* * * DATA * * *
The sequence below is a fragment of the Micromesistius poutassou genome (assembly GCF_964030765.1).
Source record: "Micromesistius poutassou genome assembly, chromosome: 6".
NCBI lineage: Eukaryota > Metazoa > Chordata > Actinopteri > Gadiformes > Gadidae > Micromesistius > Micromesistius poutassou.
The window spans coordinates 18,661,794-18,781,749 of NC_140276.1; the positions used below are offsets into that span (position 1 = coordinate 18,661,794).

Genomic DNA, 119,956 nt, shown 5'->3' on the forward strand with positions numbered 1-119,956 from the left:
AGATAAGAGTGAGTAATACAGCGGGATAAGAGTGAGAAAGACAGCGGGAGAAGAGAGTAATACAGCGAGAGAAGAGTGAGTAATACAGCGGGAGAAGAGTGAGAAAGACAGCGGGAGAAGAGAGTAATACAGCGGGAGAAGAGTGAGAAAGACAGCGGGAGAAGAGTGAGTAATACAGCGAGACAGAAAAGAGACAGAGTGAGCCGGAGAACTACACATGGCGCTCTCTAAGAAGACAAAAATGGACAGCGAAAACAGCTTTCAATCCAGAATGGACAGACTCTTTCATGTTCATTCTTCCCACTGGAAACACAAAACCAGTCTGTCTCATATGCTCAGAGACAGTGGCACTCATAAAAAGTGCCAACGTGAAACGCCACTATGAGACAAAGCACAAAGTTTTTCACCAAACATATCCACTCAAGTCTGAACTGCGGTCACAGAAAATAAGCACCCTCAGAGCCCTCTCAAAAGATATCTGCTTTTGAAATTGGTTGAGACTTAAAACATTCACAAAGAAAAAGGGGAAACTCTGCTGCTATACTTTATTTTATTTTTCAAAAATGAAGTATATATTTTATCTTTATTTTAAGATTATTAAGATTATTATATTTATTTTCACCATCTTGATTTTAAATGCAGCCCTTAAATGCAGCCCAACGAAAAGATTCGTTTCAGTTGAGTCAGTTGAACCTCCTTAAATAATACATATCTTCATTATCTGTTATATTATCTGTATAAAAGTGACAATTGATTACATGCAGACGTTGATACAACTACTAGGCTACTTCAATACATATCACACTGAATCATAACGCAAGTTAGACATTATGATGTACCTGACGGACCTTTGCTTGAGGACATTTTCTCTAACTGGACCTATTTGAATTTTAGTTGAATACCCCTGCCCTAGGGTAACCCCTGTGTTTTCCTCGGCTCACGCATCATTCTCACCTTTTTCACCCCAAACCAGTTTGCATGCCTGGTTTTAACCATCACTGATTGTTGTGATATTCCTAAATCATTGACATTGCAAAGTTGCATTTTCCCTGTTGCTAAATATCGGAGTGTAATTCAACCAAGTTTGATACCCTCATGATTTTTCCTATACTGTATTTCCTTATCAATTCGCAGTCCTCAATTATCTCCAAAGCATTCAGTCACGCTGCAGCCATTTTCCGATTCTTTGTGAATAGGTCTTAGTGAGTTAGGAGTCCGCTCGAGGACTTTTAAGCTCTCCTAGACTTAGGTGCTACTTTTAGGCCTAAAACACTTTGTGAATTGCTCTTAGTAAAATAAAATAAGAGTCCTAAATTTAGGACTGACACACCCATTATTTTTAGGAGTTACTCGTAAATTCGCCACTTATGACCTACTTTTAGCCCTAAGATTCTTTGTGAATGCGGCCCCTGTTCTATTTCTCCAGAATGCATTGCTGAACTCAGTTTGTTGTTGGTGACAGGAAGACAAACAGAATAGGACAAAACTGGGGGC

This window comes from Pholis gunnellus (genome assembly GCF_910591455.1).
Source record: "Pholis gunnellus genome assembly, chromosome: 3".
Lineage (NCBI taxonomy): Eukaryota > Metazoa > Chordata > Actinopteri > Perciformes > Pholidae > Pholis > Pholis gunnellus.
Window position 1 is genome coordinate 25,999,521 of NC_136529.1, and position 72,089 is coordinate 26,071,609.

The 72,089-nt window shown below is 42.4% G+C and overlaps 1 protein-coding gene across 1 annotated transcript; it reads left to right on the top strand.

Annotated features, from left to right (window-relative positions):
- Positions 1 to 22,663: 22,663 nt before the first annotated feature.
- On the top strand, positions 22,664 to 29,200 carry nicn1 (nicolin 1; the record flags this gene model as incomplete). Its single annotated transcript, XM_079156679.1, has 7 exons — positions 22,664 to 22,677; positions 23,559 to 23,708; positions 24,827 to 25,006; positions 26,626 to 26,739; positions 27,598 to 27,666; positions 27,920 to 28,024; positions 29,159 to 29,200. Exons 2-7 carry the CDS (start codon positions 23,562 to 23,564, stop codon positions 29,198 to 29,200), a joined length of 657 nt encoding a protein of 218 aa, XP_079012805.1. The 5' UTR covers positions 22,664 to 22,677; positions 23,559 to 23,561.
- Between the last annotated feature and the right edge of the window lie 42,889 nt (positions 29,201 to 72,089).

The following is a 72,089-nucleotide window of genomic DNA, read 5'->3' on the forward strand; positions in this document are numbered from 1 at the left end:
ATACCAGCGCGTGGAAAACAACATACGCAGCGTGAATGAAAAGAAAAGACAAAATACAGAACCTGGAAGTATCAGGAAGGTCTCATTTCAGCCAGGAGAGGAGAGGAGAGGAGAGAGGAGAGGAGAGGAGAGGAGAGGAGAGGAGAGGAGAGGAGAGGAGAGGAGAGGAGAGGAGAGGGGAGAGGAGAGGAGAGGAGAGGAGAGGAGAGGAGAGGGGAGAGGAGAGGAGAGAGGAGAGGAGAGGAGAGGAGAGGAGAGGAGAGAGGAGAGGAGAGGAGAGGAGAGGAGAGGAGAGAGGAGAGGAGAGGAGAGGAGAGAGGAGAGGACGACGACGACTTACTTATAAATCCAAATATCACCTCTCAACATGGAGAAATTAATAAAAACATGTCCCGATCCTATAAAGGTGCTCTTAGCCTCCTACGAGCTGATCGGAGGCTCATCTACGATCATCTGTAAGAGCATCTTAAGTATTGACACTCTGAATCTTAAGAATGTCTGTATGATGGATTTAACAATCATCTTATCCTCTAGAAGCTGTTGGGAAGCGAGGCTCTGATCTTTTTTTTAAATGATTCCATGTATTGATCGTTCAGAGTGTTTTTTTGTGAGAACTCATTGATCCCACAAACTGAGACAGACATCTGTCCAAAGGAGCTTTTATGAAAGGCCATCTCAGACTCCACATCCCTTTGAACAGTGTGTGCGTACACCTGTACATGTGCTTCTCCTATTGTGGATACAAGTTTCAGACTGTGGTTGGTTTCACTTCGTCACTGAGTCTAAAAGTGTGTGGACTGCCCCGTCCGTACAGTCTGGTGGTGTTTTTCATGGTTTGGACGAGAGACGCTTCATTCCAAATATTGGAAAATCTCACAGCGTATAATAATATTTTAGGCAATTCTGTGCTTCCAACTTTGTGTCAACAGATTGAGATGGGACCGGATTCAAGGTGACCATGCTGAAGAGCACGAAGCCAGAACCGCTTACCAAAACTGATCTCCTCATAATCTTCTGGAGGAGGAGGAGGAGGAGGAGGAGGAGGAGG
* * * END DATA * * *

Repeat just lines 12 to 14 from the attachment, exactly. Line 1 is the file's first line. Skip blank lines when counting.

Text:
Annotated features, from left to right (window-relative positions):
- Positions 1 to 22,663: 22,663 nt before the first annotated feature.
- On the top strand, positions 22,664 to 29,200 carry nicn1 (nicolin 1; the record flags this gene model as incomplete). Its single annotated transcript, XM_079156679.1, has 7 exons — positions 22,664 to 22,677; positions 23,559 to 23,708; positions 24,827 to 25,006; positions 26,626 to 26,739; positions 27,598 to 27,666; positions 27,920 to 28,024; positions 29,159 to 29,200. Exons 2-7 carry the CDS (start codon positions 23,562 to 23,564, stop codon positions 29,198 to 29,200), a joined length of 657 nt encoding a protein of 218 aa, XP_079012805.1. The 5' UTR covers positions 22,664 to 22,677; positions 23,559 to 23,561.